Welcome to Australia. Make sure you pack a tent.


Australia’s rental crisis continues to worsen thanks to the Albanese government’s record immigration program, which saw around 500,000 net overseas migrants land in the country in 2022-23:

Net Overseas Migration

New figures from PropTrack show that the supply of rental homes has collapsed to a record low, down 22.8% below the September average for the past five years:

PropTrack rental listings

Source: PropTrack


Across the combined capital cities, total rental listings were 10.9% lower than a year ago and 27.3% below their September five-year average.

The fall in rental listings nationally was largely driven by falls in Melbourne (-20.2%) and Sydney (-12.2%), with Perth (-8.3%) also seeing a comparatively large fall:

PropTrack rental listings change

Source: PropTrack


Melbourne (-32.2%), Perth (-30.2%) and Sydney (-30%) saw the largest declines in total rental listings compared to their September five-year average.

Each of the five major capital cities had 20% or fewer total rental listings in September than their five-year average for the month.

Accordingly, the national rental vacancy rate plummeted to an all-time low 1.1% in the September quarter, down from 1.3% a year earlier:

PropTrack rental vacancy rate

Source: PropTrack

Finally, national asking rents surged by 14.6% over the year to September, with Sydney (18.2%), Perth (14.9%), Melbourne (13.6%), Brisbane (12.2%) and Adelaide (11.1%) each recording explosive growth:

Annual change in rents

Source: PropTrack


PropTrack blamed the deterioration in the rental market on the record rebound in net overseas migration. It also warned that the situation facing renters will likely get worse amid historically high levels of immigration:

“The rental market remains extremely challenged, with renters facing significant competition for the limited stock available. This has pushed the cost of renting much higher over the past year”.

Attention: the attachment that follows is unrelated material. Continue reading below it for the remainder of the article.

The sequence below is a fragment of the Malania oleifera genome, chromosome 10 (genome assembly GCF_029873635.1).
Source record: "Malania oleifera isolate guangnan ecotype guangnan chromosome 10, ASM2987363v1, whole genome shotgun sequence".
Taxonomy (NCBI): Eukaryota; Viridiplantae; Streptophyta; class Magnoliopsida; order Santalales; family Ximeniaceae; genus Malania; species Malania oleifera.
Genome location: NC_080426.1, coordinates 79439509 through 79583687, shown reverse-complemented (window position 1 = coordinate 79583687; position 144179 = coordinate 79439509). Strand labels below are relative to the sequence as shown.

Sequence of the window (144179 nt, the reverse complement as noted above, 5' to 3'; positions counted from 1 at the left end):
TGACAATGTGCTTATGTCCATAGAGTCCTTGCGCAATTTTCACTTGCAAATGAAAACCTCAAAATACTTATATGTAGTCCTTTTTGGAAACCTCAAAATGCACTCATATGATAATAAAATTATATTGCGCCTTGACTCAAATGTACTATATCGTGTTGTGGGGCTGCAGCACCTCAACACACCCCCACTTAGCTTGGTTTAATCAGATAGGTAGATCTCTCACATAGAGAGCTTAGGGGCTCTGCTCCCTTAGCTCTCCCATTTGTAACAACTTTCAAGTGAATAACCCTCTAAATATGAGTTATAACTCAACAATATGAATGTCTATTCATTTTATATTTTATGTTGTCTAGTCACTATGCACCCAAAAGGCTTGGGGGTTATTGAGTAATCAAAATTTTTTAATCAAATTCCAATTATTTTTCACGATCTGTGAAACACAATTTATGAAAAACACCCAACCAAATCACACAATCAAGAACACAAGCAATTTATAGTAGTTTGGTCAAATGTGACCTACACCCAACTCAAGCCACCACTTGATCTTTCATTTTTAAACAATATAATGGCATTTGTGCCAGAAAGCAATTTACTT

“The volume of stock available for rent remains at historic lows, as do rental vacancy rates. Properties are leasing quickly and demand for rental accommodation remains elevated after rising over the past year”.

“These conditions are most prevalent in the major capital cities”.

“The rapid rate of migration to Australia is exacerbating competition for rentals, with the majority of arrivals not owning property”.

“Over the 12 months to March 2023, the national population increased by 563,205 persons – a record-high increase – with net overseas migration driving the majority of this”.

“The March 2023 quarter was the strongest quarter on record for net overseas migration”. 

“Construction remains a challenge, with high build costs, limited labour availability and decade-high financing costs resulting in dwelling approvals and commencements sitting at their lowest level in a decade”.

“It seems unlikely that these conditions will change any time soon given population growth, the lack of significant new housing supply and the overall strong demand for rentals”.

“From here, we expect rents will continue to climb in the major capital cities due to persistent low supply and strong demand which is being exacerbated by the rapid rate of population growth”.

“Although population growth is forecast to slow, it will remain elevated this financial year and next”.

“Given the rapid rate of population growth, which is projected to continue, we expect rents in the major capital cities will continue to climb. However, it is difficult to foresee that rents will continue to rise as rapidly as they have over the past year”.

“Some renters will move further away for cheaper rents, while others will shift into units, smaller accommodation, or move into share housing”.

In summary, through its record immigration program, the Albanese government has delivered the worst rental crisis in the nation’s history that shows no signs of abating.

The solution to the rental crisis is obvious: slow net overseas migration to a level that is below the nation’s ability to build new housing and infrastructure.


Otherwise, the rental situation will continue to worsen.

About the author
Leith van Onselen is Chief Economist at the MB Fund and MB Super. He is also a co-founder of MacroBusiness. Leith has previously worked at the Australian Treasury, Victorian Treasury and Goldman Sachs.